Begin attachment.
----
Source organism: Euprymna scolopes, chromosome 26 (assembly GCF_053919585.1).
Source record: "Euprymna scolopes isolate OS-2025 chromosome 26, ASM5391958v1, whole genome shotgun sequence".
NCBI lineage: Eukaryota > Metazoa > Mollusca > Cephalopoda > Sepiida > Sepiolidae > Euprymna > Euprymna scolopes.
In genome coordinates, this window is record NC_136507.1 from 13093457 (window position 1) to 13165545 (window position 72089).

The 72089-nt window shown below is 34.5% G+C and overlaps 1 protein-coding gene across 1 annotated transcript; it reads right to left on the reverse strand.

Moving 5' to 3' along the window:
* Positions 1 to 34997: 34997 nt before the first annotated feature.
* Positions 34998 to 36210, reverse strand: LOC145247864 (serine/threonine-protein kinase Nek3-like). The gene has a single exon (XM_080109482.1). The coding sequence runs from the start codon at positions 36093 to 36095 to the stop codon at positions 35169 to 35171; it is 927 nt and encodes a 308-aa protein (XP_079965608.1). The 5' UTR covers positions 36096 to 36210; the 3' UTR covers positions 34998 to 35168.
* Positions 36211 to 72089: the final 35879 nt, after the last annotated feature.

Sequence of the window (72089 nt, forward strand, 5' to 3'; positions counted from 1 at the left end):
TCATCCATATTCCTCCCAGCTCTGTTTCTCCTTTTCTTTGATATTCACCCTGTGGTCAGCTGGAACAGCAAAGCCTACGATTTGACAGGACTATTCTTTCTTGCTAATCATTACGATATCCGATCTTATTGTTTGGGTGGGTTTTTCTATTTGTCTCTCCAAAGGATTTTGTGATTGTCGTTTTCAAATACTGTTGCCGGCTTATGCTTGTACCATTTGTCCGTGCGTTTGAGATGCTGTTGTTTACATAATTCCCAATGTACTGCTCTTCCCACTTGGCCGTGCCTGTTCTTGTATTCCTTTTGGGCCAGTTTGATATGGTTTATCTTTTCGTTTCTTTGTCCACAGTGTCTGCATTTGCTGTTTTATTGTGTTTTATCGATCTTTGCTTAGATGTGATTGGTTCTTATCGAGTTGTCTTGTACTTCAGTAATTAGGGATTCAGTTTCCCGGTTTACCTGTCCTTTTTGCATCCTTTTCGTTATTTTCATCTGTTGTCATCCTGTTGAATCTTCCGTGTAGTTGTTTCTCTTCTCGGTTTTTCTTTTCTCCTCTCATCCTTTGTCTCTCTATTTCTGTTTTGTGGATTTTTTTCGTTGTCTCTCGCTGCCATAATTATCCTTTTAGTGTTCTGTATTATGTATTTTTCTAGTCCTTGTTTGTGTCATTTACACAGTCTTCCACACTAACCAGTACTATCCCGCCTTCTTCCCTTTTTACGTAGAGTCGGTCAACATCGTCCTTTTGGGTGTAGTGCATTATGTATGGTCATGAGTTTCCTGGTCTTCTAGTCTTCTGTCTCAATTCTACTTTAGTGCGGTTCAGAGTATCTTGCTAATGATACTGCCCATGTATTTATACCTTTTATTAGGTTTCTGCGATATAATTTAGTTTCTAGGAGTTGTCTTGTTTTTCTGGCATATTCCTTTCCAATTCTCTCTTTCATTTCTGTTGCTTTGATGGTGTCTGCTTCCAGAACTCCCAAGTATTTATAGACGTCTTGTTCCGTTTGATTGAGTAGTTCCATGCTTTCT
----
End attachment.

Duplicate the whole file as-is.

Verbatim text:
Source organism: Euprymna scolopes, chromosome 26 (assembly GCF_053919585.1).
Source record: "Euprymna scolopes isolate OS-2025 chromosome 26, ASM5391958v1, whole genome shotgun sequence".
NCBI lineage: Eukaryota > Metazoa > Mollusca > Cephalopoda > Sepiida > Sepiolidae > Euprymna > Euprymna scolopes.
In genome coordinates, this window is record NC_136507.1 from 13093457 (window position 1) to 13165545 (window position 72089).

The 72089-nt window shown below is 34.5% G+C and overlaps 1 protein-coding gene across 1 annotated transcript; it reads right to left on the reverse strand.

Moving 5' to 3' along the window:
* Positions 1 to 34997: 34997 nt before the first annotated feature.
* Positions 34998 to 36210, reverse strand: LOC145247864 (serine/threonine-protein kinase Nek3-like). The gene has a single exon (XM_080109482.1). The coding sequence runs from the start codon at positions 36093 to 36095 to the stop codon at positions 35169 to 35171; it is 927 nt and encodes a 308-aa protein (XP_079965608.1). The 5' UTR covers positions 36096 to 36210; the 3' UTR covers positions 34998 to 35168.
* Positions 36211 to 72089: the final 35879 nt, after the last annotated feature.

Sequence of the window (72089 nt, forward strand, 5' to 3'; positions counted from 1 at the left end):
TCATCCATATTCCTCCCAGCTCTGTTTCTCCTTTTCTTTGATATTCACCCTGTGGTCAGCTGGAACAGCAAAGCCTACGATTTGACAGGACTATTCTTTCTTGCTAATCATTACGATATCCGATCTTATTGTTTGGGTGGGTTTTTCTATTTGTCTCTCCAAAGGATTTTGTGATTGTCGTTTTCAAATACTGTTGCCGGCTTATGCTTGTACCATTTGTCCGTGCGTTTGAGATGCTGTTGTTTACATAATTCCCAATGTACTGCTCTTCCCACTTGGCCGTGCCTGTTCTTGTATTCCTTTTGGGCCAGTTTGATATGGTTTATCTTTTCGTTTCTTTGTCCACAGTGTCTGCATTTGCTGTTTTATTGTGTTTTATCGATCTTTGCTTAGATGTGATTGGTTCTTATCGAGTTGTCTTGTACTTCAGTAATTAGGGATTCAGTTTCCCGGTTTACCTGTCCTTTTTGCATCCTTTTCGTTATTTTCATCTGTTGTCATCCTGTTGAATCTTCCGTGTAGTTGTTTCTCTTCTCGGTTTTTCTTTTCTCCTCTCATCCTTTGTCTCTCTATTTCTGTTTTGTGGATTTTTTTCGTTGTCTCTCGCTGCCATAATTATCCTTTTAGTGTTCTGTATTATGTATTTTTCTAGTCCTTGTTTGTGTCATTTACACAGTCTTCCACACTAACCAGTACTATCCCGCCTTCTTCCCTTTTTACGTAGAGTCGGTCAACATCGTCCTTTTGGGTGTAGTGCATTATGTATGGTCATGAGTTTCCTGGTCTTCTAGTCTTCTGTCTCAATTCTACTTTAGTGCGGTTCAGAGTATCTTGCTAATGATACTGCCCATGTATTTATACCTTTTATTAGGTTTCTGCGATATAATTTAGTTTCTAGGAGTTGTCTTGTTTTTCTGGCATATTCCTTTCCAATTCTCTCTTTCATTTCTGTTGCTTTGATGGTGTCTGCTTCCAGAACTCCCAAGTATTTATAGACGTCTTGTTCCGTTTGATTGAGTAGTTCCATGCTTTCT